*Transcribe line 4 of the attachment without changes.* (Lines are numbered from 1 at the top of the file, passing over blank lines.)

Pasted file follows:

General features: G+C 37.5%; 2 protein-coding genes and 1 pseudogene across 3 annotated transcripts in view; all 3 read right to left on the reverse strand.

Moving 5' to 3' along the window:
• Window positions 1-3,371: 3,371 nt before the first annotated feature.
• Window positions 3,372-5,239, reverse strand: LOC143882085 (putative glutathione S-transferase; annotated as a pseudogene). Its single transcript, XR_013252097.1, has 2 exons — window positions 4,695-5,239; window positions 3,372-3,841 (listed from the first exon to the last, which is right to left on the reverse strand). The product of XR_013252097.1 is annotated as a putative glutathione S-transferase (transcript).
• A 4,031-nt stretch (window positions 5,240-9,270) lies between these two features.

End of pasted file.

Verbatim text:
• Window positions 3,372-5,239, reverse strand: LOC143882085 (putative glutathione S-transferase; annotated as a pseudogene). Its single transcript, XR_013252097.1, has 2 exons — window positions 4,695-5,239; window positions 3,372-3,841 (listed from the first exon to the last, which is right to left on the reverse strand). The product of XR_013252097.1 is annotated as a putative glutathione S-transferase (transcript).